SYDNEY - U.S. soybean futures edged higher for the first time in three sessions on Tuesday as a weaker dollar buoyed export prospects, though tensions between Washington and Beijing capped gains.
* The most active soybean futures on the Chicago Board Of Trade were up 0.5% at $8.37-3/4 a bushel, as of 0115 GMT, having closed 0.2% lower on Friday.
* U.S. markets were closed on Monday for Memorial Day.
* The most active corn futures were unchanged at $3.18 a bushel, having gained 0.1% on Friday.
* Gains in soybeans were capped amid concerns that mounting tensions between the United States and China, the world's largest buyer of soybeans, over the new Hong Kong law could disrupt trade.
* The most active wheat futures were unchanged at $5.08-3/4 a bushel, having closed 1.4% lower in the previous trade.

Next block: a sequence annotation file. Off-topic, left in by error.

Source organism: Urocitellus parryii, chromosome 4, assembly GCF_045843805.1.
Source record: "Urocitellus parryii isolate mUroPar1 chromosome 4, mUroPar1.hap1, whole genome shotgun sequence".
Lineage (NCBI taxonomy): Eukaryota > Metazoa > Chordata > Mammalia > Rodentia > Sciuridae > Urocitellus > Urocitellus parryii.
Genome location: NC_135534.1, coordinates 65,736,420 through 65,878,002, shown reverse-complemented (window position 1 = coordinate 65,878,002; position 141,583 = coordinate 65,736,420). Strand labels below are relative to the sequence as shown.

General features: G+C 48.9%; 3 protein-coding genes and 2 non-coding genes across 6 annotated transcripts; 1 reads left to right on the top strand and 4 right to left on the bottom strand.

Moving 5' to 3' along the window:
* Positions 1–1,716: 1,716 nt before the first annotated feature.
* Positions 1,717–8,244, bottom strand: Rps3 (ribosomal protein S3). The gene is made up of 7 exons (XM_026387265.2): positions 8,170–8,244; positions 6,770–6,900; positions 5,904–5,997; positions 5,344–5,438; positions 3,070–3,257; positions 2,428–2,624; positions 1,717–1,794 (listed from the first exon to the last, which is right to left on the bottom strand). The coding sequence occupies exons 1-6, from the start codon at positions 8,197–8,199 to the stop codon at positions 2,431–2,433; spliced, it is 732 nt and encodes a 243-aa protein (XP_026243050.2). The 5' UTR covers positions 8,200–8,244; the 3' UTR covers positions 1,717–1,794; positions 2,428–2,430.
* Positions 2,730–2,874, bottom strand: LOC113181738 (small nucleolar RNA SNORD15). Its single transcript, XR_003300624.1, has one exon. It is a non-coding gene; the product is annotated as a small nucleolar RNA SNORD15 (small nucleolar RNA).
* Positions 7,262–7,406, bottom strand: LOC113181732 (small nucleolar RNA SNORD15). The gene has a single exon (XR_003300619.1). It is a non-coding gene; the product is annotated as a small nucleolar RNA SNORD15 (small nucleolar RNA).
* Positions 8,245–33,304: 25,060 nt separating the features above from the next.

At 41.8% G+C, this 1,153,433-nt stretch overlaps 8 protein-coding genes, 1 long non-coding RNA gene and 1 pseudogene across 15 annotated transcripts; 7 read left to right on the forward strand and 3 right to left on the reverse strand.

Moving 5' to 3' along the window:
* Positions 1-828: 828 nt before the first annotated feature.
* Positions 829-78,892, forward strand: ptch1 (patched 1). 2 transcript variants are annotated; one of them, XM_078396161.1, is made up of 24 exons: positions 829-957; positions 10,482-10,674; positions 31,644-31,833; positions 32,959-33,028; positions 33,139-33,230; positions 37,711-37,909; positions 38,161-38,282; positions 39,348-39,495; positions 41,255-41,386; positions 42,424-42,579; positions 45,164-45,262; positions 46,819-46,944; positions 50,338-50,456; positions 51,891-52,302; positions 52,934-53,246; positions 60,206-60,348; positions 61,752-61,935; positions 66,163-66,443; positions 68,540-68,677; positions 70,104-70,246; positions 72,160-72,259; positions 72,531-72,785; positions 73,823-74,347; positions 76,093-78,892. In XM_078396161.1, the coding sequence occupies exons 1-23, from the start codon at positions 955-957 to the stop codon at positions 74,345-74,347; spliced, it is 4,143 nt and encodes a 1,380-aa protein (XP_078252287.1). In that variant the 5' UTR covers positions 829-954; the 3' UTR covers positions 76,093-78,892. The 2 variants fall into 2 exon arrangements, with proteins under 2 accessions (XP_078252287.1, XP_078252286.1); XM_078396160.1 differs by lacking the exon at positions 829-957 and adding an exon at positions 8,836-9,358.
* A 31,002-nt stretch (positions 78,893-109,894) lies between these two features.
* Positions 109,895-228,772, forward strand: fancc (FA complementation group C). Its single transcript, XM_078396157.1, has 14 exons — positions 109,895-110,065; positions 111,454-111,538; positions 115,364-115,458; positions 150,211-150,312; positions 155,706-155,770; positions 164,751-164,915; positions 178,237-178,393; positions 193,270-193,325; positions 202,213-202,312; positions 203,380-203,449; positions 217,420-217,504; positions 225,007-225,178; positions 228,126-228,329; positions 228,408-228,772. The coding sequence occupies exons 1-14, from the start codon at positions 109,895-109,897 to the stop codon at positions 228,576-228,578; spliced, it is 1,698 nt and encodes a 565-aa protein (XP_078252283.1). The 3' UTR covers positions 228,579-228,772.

* Forecasts of good weather for crop development in the U.S. Midwest limited corn's strength.
* The dollar inched lower on Tuesday as broad optimism about a global recovery from the COVID-19 pandemic supported riskier currencies, though concerns about Sino-U.S. tensions held further moves in check.
* Oil prices rose on Tuesday on clear signs that producers are sticking to commitments to cut crude supply as more cars get back on the road with coronavirus lockdown easing around the world.
(Reporting by Colin Packham, Editing by Sherry Jacob-Phillips) ((email@example.com; +61-2 9321 8161; Reuters Messaging: firstname.lastname@example.org))